In flagrante delicto. That's the phrase I was looking for. Isn't that fun to say? In flagrante delicto. Say it.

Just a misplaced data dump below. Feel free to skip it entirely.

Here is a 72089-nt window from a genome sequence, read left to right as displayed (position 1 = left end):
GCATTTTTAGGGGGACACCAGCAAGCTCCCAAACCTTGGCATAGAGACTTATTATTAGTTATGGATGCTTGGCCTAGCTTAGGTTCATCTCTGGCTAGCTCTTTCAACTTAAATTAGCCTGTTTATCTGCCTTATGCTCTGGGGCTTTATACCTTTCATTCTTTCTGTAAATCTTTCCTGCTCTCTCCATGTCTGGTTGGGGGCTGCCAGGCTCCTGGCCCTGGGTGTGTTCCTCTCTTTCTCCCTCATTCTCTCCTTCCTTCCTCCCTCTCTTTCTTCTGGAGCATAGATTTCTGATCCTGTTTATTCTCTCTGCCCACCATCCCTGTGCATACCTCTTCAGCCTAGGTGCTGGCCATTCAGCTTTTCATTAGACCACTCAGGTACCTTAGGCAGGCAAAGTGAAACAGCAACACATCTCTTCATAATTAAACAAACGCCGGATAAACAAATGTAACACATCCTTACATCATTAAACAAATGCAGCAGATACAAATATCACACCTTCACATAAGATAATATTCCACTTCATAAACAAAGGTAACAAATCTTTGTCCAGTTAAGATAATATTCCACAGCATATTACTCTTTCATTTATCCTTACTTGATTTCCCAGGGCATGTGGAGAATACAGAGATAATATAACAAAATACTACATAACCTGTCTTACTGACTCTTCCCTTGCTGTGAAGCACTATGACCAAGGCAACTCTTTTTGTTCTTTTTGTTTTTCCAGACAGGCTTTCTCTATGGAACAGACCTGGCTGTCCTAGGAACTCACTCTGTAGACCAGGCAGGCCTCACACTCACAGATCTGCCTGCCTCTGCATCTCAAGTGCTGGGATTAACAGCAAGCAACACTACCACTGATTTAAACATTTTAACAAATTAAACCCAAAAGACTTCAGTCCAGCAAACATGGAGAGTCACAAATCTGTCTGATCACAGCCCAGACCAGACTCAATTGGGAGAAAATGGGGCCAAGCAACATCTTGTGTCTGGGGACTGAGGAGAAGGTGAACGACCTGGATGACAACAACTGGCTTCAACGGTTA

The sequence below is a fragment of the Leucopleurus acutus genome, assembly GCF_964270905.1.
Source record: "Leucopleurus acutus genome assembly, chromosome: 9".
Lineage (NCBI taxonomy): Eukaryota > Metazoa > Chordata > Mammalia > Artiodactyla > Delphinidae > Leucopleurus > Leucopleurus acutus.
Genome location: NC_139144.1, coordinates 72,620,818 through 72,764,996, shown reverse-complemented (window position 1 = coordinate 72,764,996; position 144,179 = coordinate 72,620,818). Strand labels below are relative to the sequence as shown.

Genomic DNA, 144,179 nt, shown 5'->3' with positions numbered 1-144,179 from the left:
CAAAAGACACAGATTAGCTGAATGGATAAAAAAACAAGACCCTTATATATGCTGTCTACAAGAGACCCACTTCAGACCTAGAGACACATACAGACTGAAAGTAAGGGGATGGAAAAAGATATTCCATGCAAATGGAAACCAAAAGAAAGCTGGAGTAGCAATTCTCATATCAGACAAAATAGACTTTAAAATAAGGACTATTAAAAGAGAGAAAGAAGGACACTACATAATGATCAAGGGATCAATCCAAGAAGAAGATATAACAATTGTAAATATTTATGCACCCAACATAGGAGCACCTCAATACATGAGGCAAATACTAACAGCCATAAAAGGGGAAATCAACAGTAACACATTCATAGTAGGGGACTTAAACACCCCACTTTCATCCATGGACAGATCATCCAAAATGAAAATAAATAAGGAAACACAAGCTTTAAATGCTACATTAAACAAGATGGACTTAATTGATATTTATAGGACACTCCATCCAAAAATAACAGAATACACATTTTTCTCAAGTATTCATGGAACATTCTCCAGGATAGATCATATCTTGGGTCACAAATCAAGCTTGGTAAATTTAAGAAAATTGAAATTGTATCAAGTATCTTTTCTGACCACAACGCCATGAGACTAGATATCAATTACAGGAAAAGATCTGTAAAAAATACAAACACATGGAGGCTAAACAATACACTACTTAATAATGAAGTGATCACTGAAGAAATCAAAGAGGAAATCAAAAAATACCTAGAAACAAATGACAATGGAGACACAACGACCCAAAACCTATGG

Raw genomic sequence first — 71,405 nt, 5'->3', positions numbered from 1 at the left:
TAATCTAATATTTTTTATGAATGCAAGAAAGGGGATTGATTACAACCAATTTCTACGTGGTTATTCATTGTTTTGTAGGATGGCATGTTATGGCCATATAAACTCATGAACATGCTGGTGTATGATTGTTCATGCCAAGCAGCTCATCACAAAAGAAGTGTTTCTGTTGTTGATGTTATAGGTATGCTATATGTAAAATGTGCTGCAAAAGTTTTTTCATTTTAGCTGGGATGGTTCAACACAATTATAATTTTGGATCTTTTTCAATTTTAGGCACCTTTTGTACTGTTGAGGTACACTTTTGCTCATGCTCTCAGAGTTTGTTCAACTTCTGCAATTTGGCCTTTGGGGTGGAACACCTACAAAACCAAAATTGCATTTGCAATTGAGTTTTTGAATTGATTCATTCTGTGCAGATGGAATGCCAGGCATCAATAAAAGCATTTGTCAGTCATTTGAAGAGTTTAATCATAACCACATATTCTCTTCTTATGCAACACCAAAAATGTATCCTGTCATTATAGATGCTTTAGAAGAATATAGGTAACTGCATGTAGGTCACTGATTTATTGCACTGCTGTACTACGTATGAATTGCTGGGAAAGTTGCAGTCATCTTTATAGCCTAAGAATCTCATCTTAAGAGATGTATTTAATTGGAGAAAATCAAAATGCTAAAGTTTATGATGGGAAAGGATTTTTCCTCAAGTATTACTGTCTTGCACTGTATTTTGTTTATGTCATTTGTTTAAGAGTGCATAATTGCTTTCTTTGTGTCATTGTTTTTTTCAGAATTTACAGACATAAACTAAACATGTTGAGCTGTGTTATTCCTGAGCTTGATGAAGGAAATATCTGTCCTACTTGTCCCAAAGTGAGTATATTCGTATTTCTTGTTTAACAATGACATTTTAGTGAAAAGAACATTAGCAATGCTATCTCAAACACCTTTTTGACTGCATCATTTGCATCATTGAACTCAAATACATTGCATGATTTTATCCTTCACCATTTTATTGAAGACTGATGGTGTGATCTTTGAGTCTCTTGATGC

KMFB was a commercial station that had the same reach KZYX has. KMFB got zero dollars in government grants. And it had a yearly budget of less than a third what MCPB mysteriously shreds, none of the old people at KMFB flagrante delicto'd any fourteen year old girls in the broadcast booth, as far as I know, but other than that everyone was free-er to do their art and their craft (and in some cases just to goof around and enjoy themselves) than anyone has ever been at KZYX, and KMFB paid all its airpeople. So it's clearly possible. When I was at KMFB from early 1997 to late 2011, Mary, if you had come in wanting to do your show there I would have helped make that happen. When I was doing my variety public-access teevee show in the middle-late 1980s in Fort Bragg, and later editing the Mendocino Commentary and then publishing Memo countywide, if my worst enemy were to want to do a segment of the show or have a regular column, all they had to do was show up and meet the deadline. Or call it in. All my life if I had any power at all over publishing or broadcasting I used that power to let people in and lift people up, give them the tools and get out of the way. I've built mixing boards and amplifiers and lighting systems from parts. I've made puppet theaters and musical instruments and microphones; I'm still using a powered microphone for a guest mic that I made 25 years ago. Remember Eduardo Smissen? Didn't he sound good on KZYX? I made the microphone he used in his home studio to prerecord his shows. I've built whole working radio stations; I put one of them in a trailer at the Albion Whale School for the kids to play with. One of those radio stations, in 1985, in Mendocino, was entirely automatic. You'd call the number on the phone, and a tape loop would identify the station and put you on the air, and you'd be on until you hung up, and then the next person could use it. Earlier than that I was teaching recording tech and radio production and writing and producing and staging live radio drama at the Community School. I make sound environments for theater shows. Whenever there was more money than a project of mine needed, which hardly ever happened but it happened, it was distributed among the people who helped make it possible. Right now I put 20+ hours of concentrated prep into every one of my weekly six-to-eight-hour written-word radio shows, and even so, I leave the door open when I do the show from the studio in Fort Bragg, so people can come in off the street and use the radio station for what they need to use it for. That's real radio. I am exactly the sort of radio person that KZYX should have been actively recruiting all along, and yet instead they have been maliciously shutting me and my ilk out.